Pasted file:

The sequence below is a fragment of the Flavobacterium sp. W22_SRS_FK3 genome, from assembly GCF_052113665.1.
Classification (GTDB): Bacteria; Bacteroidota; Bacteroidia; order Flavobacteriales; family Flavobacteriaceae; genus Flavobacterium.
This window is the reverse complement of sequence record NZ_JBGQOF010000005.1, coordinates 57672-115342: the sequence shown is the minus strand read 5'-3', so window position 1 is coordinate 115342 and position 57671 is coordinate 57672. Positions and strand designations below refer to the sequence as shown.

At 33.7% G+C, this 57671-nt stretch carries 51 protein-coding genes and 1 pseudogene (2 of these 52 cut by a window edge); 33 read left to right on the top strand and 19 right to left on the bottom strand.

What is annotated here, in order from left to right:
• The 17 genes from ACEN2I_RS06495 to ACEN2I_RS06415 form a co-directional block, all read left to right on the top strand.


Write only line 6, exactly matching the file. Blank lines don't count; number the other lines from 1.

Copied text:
• The 17 genes from ACEN2I_RS06495 to ACEN2I_RS06415 form a co-directional block, all read left to right on the top strand.